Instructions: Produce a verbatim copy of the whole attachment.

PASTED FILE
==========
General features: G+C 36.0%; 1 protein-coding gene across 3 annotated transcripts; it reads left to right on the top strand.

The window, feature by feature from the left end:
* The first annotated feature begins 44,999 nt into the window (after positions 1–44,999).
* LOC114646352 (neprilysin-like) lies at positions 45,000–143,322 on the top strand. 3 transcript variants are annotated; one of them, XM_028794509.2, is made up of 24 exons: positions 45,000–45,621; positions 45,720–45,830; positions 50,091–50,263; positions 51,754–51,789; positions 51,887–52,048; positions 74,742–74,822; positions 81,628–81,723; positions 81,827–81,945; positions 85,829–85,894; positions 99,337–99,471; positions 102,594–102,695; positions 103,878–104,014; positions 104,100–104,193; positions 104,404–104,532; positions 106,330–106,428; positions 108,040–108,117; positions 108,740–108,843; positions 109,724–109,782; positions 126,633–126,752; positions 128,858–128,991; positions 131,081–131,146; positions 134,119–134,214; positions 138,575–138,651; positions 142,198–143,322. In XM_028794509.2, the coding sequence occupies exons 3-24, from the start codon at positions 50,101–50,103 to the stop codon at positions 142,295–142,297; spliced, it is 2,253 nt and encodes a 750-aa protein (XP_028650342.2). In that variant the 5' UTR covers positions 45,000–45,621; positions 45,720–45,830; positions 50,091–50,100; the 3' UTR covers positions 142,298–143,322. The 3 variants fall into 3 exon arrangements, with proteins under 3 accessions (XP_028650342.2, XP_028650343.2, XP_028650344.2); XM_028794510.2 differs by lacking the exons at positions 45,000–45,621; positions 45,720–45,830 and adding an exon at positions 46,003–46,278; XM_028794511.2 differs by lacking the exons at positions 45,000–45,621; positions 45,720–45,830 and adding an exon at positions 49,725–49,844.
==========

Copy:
General features: G+C 36.0%; 1 protein-coding gene across 3 annotated transcripts; it reads left to right on the top strand.

The window, feature by feature from the left end:
* The first annotated feature begins 44,999 nt into the window (after positions 1–44,999).
* LOC114646352 (neprilysin-like) lies at positions 45,000–143,322 on the top strand. 3 transcript variants are annotated; one of them, XM_028794509.2, is made up of 24 exons: positions 45,000–45,621; positions 45,720–45,830; positions 50,091–50,263; positions 51,754–51,789; positions 51,887–52,048; positions 74,742–74,822; positions 81,628–81,723; positions 81,827–81,945; positions 85,829–85,894; positions 99,337–99,471; positions 102,594–102,695; positions 103,878–104,014; positions 104,100–104,193; positions 104,404–104,532; positions 106,330–106,428; positions 108,040–108,117; positions 108,740–108,843; positions 109,724–109,782; positions 126,633–126,752; positions 128,858–128,991; positions 131,081–131,146; positions 134,119–134,214; positions 138,575–138,651; positions 142,198–143,322. In XM_028794509.2, the coding sequence occupies exons 3-24, from the start codon at positions 50,101–50,103 to the stop codon at positions 142,295–142,297; spliced, it is 2,253 nt and encodes a 750-aa protein (XP_028650342.2). In that variant the 5' UTR covers positions 45,000–45,621; positions 45,720–45,830; positions 50,091–50,100; the 3' UTR covers positions 142,298–143,322. The 3 variants fall into 3 exon arrangements, with proteins under 3 accessions (XP_028650342.2, XP_028650343.2, XP_028650344.2); XM_028794510.2 differs by lacking the exons at positions 45,000–45,621; positions 45,720–45,830 and adding an exon at positions 46,003–46,278; XM_028794511.2 differs by lacking the exons at positions 45,000–45,621; positions 45,720–45,830 and adding an exon at positions 49,725–49,844.